when should I tell my kids santa is not real?

15 Answers

  • 8 months ago

    Obviously when you consider that your kids have developed a lot more common sense that you have..

  • Elsa
    Lv 5
    8 months ago

    Well,Santa Claus actually was a very generous man who would bring presents to poor people, back in 5th century .

    He now is a saint, up in Heaven. 

    So, he technically  exists.  You have to tell your children, when they will start asking you questions about it, that he embodies the magic of Christmas and the joy of giving gifts. 

    But if your children do not ask you anything about it, then you do not have to do absolutely nothing.

    You have to let them believe in him 'physical ' figure and let them figure out the truth on their own.

    Many children, after all-myself included-kept on believing in him until 13ish.

    Nowadays, however, most children figure it out as soon ad they start primari school,by the age of 5 or 6 years, 7 at their very  oldest .

    But there is not A rule that says a certain ageis appropriate....every child as its own time. 

  • Anonymous
    8 months ago

    they'll find out when they get friends (age 6 ish?)

  • 8 months ago

    By age 7 if they haven't figured it out themselves.

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  • Rich
    Lv 6
    8 months ago

    Right away. How can your expect your kids to respect you once their learn you lied to them for so many years pretending something is real that is actually not? Not to mention that you are teaching them that lying and pretending and being amused by it is ok behavior. Treat others the way you want to be treated the Bible says. You expect your kids to be truthful, then be a role model of truthfulness yourself. If you have been lying to them already, the sooner you come out with the truth the better.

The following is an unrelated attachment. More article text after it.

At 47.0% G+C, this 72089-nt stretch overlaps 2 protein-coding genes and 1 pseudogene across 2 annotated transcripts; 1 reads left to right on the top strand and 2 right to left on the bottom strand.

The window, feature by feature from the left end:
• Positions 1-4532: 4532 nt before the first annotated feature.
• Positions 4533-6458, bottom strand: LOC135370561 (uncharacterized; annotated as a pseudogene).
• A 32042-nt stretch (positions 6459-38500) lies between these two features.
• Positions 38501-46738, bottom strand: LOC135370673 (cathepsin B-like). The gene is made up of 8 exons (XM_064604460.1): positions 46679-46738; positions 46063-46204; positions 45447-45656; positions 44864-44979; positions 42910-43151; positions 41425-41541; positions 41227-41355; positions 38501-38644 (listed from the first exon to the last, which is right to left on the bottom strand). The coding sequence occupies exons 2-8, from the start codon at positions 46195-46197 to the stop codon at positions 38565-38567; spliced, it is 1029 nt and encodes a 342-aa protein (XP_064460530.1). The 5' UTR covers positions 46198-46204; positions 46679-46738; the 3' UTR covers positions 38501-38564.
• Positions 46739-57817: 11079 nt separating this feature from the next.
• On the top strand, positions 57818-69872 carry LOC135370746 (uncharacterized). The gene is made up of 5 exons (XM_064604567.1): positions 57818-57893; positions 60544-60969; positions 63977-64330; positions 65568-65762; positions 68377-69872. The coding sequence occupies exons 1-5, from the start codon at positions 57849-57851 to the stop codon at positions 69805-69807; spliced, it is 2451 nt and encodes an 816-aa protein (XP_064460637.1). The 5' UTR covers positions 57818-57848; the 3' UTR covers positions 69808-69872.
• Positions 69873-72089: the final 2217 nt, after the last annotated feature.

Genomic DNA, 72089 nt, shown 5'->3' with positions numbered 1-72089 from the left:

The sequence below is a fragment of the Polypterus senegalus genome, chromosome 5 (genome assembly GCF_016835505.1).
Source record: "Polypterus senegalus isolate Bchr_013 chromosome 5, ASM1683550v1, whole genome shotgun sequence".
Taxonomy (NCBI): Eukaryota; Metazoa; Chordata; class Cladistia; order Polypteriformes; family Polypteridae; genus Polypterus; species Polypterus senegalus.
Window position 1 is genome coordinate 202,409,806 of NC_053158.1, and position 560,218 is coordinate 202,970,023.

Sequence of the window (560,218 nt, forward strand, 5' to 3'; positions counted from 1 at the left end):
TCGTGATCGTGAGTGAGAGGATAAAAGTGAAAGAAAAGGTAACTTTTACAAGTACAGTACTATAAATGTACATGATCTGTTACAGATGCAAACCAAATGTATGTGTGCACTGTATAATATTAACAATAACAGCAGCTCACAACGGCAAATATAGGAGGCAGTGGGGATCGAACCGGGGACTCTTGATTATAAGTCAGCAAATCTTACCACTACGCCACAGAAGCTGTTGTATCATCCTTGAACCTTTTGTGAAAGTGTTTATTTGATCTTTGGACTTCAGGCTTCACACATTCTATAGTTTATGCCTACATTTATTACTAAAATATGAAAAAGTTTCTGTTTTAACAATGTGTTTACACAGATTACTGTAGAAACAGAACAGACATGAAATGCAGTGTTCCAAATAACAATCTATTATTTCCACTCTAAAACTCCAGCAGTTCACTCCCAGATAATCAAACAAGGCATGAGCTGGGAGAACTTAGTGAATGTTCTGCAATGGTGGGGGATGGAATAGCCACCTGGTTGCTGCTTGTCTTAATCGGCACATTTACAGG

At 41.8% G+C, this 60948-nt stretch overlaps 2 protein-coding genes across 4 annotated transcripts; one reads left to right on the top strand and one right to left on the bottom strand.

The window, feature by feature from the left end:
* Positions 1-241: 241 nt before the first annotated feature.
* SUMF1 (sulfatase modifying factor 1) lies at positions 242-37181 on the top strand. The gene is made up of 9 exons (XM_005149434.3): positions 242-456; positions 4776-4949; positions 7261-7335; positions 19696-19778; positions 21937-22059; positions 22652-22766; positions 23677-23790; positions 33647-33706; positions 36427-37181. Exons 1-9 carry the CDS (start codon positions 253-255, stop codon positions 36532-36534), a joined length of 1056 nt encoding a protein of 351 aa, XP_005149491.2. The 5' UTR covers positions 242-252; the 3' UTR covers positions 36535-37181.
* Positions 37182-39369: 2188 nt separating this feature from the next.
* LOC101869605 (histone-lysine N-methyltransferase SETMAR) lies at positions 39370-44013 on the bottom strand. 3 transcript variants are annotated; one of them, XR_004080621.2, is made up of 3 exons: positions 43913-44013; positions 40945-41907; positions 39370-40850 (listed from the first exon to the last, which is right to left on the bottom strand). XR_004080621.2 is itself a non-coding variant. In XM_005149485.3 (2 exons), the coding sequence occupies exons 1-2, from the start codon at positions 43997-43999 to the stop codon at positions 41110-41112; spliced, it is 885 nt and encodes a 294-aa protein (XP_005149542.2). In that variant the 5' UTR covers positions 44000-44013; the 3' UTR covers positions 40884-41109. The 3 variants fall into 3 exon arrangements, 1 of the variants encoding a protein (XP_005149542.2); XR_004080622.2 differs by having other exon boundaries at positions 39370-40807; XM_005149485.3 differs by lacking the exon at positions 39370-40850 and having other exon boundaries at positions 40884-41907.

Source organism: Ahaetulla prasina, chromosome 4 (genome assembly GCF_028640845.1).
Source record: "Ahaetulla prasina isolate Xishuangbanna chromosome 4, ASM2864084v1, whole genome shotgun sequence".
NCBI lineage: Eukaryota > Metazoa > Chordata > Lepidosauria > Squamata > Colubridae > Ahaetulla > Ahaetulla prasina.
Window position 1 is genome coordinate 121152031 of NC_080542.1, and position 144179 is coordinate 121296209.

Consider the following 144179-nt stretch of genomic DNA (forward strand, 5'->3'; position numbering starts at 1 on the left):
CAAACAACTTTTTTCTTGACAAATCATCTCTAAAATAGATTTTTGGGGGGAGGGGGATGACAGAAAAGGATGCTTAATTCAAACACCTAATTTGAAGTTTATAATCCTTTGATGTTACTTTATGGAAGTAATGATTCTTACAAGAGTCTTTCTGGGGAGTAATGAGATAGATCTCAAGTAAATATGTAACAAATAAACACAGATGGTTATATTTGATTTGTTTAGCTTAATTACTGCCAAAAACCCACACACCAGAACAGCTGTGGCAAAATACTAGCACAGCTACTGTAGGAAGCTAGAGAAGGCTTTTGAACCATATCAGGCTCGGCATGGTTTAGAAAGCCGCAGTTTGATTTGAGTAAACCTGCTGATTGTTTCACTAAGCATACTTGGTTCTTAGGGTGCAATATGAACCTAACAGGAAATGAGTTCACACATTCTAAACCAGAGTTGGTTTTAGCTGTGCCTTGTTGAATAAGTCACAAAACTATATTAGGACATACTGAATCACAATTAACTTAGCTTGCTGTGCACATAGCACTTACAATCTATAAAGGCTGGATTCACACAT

You are better off telling them about Jesus Christ, because he actually is real, and unlike most people in this world that are selfish Jesus actually loves your kids unconditionally.

  • j153e
    Lv 7
    8 months ago

    You might make the Santa icon more than a jolly old elf; letting your children know that there was a Saint Nicholas of Myra in the 4th century who gave gifts and helps to the poor.  Thus the spirit of Christmas, beginning with the 3 wise men, is symbolized by the jolly Santa Claus.

    Your children are pure, and emphasizing the spirit of giving is good.  Then, when the disclosure occurs, it's not as though the spirit of Christmas was killed or shown to be a lie...and perhaps not over-emphasizing the role of Santa Claus is well, too.

    Related:  "Bringing up Boys" and "Bringing up Girls," by Dr. James Dobson;

    "The True Saint Nicholas:  Why He Matters to Christmas" by William J. Bennett;

    "The Story of Saint Nicholas:  A Children's Adaptation" by Laura Wagner.

  • 8 months ago

    It's not a mathematical formula, if that's what you were wondering.  Like anything else when you're raising kids, you just have to take your best guess and hope it works out right.

    My folks told me when I was seven or eight, but I think they wanted to wait longer.  I pointed out that Santa had a watch just like Uncle Tony, and they thought I had figured it all out.  I actually just thought old Santa and Tone just shopped at the same watch store, but I wasn't too shocked when I learned the truth.  Too much of the mythology just didn't pass the sniff test by that age.

    The wife and I didn't have to tell our kids anything.  They looked it up on the internet.

  • kelvin
    Lv 7
    8 months ago

    that would be never

  • Liz
    Lv 6
    8 months ago

    Well, think about it. Parents attempt to instill good virtues in their children. The Bible encourages us to be truthful and honest. Lying is wrong, and we should follow the Bible counsel: “Speak truth each one of you with his neighbor.” (Ephesians 4:25)

    Source(s): jw.org
  • Dze
    Lv 7
    8 months ago

    They'll figure it out naturally if you teach them how to give things to each other and so on ...

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